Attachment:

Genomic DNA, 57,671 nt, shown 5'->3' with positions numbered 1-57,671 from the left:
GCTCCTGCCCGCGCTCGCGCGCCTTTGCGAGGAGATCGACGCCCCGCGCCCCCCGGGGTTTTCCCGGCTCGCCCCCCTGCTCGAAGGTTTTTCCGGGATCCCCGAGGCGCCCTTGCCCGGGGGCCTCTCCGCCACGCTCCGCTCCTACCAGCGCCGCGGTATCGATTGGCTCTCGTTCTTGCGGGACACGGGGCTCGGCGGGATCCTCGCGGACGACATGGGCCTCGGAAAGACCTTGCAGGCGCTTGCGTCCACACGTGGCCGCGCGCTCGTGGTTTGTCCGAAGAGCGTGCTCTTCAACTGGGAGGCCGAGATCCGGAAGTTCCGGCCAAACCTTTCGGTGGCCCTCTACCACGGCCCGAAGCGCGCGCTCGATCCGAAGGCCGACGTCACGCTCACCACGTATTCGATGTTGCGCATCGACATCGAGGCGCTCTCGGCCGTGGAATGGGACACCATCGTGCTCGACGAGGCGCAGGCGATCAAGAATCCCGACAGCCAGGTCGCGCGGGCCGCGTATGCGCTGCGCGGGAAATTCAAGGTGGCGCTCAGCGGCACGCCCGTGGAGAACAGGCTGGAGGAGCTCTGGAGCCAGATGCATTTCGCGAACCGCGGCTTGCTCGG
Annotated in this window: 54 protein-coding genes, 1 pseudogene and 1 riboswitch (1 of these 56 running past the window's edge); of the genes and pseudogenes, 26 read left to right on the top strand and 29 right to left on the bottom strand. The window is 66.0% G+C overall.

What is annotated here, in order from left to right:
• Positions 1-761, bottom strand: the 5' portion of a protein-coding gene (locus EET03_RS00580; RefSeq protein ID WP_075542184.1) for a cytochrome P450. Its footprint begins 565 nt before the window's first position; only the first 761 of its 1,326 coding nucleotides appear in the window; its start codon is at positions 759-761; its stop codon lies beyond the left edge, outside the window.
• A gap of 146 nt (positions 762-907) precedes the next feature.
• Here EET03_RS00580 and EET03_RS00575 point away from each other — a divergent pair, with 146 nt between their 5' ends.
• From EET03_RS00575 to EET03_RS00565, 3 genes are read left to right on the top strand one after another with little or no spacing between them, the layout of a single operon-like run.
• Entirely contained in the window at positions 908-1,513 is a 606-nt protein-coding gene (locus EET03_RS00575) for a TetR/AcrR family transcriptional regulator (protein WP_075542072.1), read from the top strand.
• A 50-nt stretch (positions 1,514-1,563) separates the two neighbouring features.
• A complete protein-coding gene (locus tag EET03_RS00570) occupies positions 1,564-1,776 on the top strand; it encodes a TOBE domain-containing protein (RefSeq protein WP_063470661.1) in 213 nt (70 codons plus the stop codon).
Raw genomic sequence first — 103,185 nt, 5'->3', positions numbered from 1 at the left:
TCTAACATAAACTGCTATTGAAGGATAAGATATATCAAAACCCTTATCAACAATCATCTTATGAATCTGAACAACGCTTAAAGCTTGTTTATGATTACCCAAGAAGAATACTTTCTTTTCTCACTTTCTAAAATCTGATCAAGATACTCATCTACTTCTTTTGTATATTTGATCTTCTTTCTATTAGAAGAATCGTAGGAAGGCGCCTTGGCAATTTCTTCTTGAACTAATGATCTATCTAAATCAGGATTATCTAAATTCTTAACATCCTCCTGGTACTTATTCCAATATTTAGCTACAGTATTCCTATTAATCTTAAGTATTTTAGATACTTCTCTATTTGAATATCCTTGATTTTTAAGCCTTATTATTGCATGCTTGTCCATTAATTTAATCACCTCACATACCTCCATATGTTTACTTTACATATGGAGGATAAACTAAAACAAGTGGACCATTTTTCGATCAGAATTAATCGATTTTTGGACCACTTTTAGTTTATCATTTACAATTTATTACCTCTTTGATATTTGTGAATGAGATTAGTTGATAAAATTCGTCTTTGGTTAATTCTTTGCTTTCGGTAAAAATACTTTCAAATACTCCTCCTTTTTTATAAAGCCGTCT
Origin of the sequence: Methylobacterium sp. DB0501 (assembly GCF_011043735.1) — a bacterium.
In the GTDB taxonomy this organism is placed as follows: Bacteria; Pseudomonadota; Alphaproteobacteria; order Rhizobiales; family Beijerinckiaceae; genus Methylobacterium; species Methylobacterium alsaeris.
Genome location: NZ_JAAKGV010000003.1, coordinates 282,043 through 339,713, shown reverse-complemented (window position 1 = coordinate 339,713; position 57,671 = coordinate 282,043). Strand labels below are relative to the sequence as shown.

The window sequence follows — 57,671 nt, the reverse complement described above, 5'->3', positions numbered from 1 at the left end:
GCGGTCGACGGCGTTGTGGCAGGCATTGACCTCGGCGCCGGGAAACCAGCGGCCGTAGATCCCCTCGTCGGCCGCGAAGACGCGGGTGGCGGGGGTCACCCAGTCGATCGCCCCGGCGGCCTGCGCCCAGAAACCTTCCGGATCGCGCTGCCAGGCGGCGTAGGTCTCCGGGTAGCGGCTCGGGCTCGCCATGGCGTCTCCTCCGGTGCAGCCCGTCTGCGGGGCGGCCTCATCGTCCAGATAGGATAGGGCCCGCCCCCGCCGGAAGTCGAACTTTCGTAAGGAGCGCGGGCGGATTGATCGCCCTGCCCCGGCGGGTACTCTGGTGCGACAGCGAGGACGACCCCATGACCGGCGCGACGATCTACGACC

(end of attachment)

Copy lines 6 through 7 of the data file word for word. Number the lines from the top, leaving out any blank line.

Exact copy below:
• A gap of 146 nt (positions 762-907) precedes the next feature.
• Here EET03_RS00580 and EET03_RS00575 point away from each other — a divergent pair, with 146 nt between their 5' ends.